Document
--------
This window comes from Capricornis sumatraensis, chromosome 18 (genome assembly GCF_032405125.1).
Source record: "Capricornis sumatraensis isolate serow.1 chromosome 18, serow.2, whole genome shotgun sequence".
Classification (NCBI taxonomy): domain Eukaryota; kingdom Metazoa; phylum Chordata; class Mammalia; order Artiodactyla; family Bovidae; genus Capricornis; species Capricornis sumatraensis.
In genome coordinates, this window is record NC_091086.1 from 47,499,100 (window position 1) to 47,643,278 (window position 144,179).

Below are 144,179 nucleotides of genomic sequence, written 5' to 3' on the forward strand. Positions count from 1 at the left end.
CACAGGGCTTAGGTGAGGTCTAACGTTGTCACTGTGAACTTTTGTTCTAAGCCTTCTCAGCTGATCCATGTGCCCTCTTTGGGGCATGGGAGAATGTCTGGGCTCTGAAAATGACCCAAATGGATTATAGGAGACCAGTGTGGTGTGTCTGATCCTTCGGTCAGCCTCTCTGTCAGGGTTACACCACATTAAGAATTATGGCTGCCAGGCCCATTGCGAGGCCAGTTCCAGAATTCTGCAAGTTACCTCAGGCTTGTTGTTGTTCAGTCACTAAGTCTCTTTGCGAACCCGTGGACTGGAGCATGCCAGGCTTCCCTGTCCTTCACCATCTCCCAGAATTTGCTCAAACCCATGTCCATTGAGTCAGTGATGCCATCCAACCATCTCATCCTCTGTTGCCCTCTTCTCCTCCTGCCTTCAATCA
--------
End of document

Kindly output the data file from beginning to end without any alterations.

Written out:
This window comes from Capricornis sumatraensis, chromosome 18 (genome assembly GCF_032405125.1).
Source record: "Capricornis sumatraensis isolate serow.1 chromosome 18, serow.2, whole genome shotgun sequence".
Classification (NCBI taxonomy): domain Eukaryota; kingdom Metazoa; phylum Chordata; class Mammalia; order Artiodactyla; family Bovidae; genus Capricornis; species Capricornis sumatraensis.
In genome coordinates, this window is record NC_091086.1 from 47,499,100 (window position 1) to 47,643,278 (window position 144,179).

Below are 144,179 nucleotides of genomic sequence, written 5' to 3' on the forward strand. Positions count from 1 at the left end.
CACAGGGCTTAGGTGAGGTCTAACGTTGTCACTGTGAACTTTTGTTCTAAGCCTTCTCAGCTGATCCATGTGCCCTCTTTGGGGCATGGGAGAATGTCTGGGCTCTGAAAATGACCCAAATGGATTATAGGAGACCAGTGTGGTGTGTCTGATCCTTCGGTCAGCCTCTCTGTCAGGGTTACACCACATTAAGAATTATGGCTGCCAGGCCCATTGCGAGGCCAGTTCCAGAATTCTGCAAGTTACCTCAGGCTTGTTGTTGTTCAGTCACTAAGTCTCTTTGCGAACCCGTGGACTGGAGCATGCCAGGCTTCCCTGTCCTTCACCATCTCCCAGAATTTGCTCAAACCCATGTCCATTGAGTCAGTGATGCCATCCAACCATCTCATCCTCTGTTGCCCTCTTCTCCTCCTGCCTTCAATCA